I am not able to connect to Parity via the browser UI. I have tried multiple times with different tokens generated by running the command parity signer new-token on the node where parity is running. But the response in the browser is always the same:

Unable to make a connection to the Parity Secure API. To update your secure token or to generate a new one, run parity signer new-token and supply the token below

On the node console, I see the following message, every time with different numbers on the first line. The first number is always less than the second one:

Received old authentication request. (1486765366 vs 1486765433) Unauthorized connection to Signer API blocked.

Parity version: Parity/v1.6.0-nightly-afa1edb-20170125/x86_64-linux-gnu/rustc1.14.0

Any help is greatly appreciated.

  • I found this github.com/ethcore/parity/wiki/UI-Remote-Access that says that the team's main focus is for the UI to work locally. I am trying to access it remotely, and I just checked that my client machine's time is not in sync with time.is which, as the doc says, is required. Have not tested whether fixing this gets rid of the error. Will post if it does. Commented Feb 13, 2017 at 21:06

3 Answers 3


The problem is fixed now. As I mentioned in my comment under my question, the root cause was the big time difference of 1 minute and 7 seconds between my machine and https://time.is. My machine had not been able to connect to our internal time servers due to an internal issue, so had fallen behind. Once the time was sync'ed, I was able to connect via the ui interface.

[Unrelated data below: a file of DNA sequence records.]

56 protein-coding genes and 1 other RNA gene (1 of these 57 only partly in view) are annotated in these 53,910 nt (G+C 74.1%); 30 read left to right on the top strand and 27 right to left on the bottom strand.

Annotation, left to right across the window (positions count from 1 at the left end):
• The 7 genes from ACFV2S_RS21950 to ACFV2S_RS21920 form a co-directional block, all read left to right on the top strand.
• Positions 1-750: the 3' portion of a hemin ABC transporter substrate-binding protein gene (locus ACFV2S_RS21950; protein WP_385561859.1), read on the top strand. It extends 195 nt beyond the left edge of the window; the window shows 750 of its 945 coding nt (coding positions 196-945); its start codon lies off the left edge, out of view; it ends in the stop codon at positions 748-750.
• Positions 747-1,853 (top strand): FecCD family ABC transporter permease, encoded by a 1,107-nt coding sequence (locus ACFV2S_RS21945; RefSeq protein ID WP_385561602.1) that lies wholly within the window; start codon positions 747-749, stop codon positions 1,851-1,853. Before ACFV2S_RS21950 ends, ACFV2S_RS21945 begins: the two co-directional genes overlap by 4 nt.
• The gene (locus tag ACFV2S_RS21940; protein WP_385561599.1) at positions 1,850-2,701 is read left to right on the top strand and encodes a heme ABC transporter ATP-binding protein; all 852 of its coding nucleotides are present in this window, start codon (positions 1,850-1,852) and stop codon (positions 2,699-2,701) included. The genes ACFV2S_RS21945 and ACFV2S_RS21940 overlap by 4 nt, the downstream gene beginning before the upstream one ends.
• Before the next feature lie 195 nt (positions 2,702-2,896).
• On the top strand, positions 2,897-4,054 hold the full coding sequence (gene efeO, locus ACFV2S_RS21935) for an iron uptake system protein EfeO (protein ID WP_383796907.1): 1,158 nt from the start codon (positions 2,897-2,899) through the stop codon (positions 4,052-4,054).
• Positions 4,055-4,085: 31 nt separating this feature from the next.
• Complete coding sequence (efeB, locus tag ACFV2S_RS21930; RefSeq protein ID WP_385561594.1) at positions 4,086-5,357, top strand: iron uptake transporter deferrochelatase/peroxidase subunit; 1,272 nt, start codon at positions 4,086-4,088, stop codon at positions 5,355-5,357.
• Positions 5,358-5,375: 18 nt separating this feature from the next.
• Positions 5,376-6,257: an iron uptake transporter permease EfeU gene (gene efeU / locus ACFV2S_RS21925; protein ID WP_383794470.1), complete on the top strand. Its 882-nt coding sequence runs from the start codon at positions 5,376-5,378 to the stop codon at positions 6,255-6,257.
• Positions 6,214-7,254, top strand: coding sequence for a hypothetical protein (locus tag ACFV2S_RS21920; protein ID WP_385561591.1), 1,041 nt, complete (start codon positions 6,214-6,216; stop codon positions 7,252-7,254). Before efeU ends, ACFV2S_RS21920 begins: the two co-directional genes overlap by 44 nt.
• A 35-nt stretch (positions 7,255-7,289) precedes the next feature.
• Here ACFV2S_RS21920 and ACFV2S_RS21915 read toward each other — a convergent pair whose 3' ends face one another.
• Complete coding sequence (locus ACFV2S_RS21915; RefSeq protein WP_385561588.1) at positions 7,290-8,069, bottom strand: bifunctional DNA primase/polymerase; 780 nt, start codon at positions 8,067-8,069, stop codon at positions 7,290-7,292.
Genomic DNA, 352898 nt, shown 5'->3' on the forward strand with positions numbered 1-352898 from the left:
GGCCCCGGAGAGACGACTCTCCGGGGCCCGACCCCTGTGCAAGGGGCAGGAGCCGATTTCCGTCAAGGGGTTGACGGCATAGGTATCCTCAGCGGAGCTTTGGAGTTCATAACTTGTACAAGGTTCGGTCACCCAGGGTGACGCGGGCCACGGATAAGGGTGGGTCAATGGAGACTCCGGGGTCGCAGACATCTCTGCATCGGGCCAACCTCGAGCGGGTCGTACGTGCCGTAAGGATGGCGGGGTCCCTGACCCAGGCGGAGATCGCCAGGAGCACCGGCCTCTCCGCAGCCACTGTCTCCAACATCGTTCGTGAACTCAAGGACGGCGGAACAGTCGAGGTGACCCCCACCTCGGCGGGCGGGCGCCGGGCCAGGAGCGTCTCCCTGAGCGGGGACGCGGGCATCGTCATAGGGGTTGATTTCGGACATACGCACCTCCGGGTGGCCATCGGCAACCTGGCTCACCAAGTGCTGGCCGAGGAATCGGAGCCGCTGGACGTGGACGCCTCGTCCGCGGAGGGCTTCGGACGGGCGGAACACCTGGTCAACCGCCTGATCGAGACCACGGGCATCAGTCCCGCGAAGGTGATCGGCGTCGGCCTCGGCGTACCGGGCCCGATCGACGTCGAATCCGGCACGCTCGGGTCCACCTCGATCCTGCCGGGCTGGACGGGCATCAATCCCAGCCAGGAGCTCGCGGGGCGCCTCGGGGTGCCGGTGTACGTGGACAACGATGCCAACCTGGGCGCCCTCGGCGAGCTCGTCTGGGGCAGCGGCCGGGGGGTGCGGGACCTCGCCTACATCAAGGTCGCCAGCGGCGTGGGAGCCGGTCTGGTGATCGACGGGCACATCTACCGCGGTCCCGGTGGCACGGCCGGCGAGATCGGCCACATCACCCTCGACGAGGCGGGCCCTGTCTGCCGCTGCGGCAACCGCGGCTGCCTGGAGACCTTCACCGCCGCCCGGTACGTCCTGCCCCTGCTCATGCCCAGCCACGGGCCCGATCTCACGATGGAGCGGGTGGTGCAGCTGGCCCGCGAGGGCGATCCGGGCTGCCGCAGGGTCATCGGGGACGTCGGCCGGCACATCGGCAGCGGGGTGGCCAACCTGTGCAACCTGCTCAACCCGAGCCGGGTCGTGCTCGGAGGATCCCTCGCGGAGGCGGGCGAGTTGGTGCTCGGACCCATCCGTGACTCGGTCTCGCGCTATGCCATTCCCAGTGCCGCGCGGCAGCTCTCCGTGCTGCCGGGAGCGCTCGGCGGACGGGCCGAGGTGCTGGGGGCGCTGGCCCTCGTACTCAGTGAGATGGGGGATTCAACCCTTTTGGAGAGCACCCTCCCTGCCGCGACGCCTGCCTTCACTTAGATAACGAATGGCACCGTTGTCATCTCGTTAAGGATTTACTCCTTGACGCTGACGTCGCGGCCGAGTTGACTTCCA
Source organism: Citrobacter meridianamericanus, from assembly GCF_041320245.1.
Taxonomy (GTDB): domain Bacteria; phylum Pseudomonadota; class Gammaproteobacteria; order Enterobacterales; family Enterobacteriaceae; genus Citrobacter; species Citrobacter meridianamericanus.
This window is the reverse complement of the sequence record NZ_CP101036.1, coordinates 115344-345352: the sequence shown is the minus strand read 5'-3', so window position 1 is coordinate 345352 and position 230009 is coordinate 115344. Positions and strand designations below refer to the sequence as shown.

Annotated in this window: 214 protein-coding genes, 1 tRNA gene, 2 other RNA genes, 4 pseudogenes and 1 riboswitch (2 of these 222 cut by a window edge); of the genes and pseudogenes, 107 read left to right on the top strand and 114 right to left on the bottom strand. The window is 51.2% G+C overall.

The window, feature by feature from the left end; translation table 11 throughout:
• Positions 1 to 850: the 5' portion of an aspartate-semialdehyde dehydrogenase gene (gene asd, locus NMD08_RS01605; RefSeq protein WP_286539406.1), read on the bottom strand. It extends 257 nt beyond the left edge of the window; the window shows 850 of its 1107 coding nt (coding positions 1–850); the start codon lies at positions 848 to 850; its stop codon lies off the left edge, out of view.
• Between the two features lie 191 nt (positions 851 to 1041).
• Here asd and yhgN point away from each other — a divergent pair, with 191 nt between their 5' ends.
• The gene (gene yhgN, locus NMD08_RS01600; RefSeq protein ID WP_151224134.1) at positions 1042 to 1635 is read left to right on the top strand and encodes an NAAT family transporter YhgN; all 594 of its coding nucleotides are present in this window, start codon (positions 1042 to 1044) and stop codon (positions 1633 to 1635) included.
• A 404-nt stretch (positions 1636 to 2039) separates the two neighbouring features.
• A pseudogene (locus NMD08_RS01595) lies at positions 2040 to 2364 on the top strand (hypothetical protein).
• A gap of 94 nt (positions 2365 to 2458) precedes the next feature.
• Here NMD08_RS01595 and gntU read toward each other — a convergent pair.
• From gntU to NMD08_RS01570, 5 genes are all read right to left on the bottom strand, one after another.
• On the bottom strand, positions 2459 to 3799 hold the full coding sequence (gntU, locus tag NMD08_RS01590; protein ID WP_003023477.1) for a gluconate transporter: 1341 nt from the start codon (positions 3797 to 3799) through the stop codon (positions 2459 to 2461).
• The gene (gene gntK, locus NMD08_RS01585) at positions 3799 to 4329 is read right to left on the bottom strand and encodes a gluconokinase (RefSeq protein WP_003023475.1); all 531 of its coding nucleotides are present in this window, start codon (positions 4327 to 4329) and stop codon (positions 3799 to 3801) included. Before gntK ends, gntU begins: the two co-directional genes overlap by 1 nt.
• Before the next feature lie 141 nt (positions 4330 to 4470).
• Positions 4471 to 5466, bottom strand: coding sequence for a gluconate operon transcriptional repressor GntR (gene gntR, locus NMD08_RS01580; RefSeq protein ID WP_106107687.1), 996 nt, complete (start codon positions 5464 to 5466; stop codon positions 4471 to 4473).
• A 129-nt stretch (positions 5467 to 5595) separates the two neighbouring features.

This is the doc that helped me fix this: https://github.com/ethcore/parity/wiki/UI-Remote-Access


I've come across this issue before and I've solved it by following these steps:

  • Stop Parity
  • Rename the key file in Parity/Ethereum/network to __key.
  • Start Parity
  • Thanks, but I tried that and it didn't work for me. Specifically, I still get the same error messages in browser and on the node. There must be something different in my configuration. Commented Feb 13, 2017 at 19:19
  • Hmm, that's interesting. Does Parity create a new key file? Commented Feb 15, 2017 at 12:56

You can make open it by starting the node with interface IP parameters:

$ parity --dapps-interface <IP> --ui-interface <IP>

But make sure you really want this. You could also test the functionality of --dapps-user and --dapps-password to increase the security.

  • Are those command line options equivalent to having sections [dapps] and [ui] with interface and port specified for both, in the TOML config file, and then starting the node with $ parity --config <configfile>? That is how the node was started. Commented Feb 14, 2017 at 19:13
  • Yes that should be equivalent.
    – q9f
    Commented Feb 15, 2017 at 15:29

Your Answer

By clicking “Post Your Answer”, you agree to our terms of service and acknowledge you have read our privacy policy.

Not the answer you're looking for? Browse other questions tagged or ask your own question.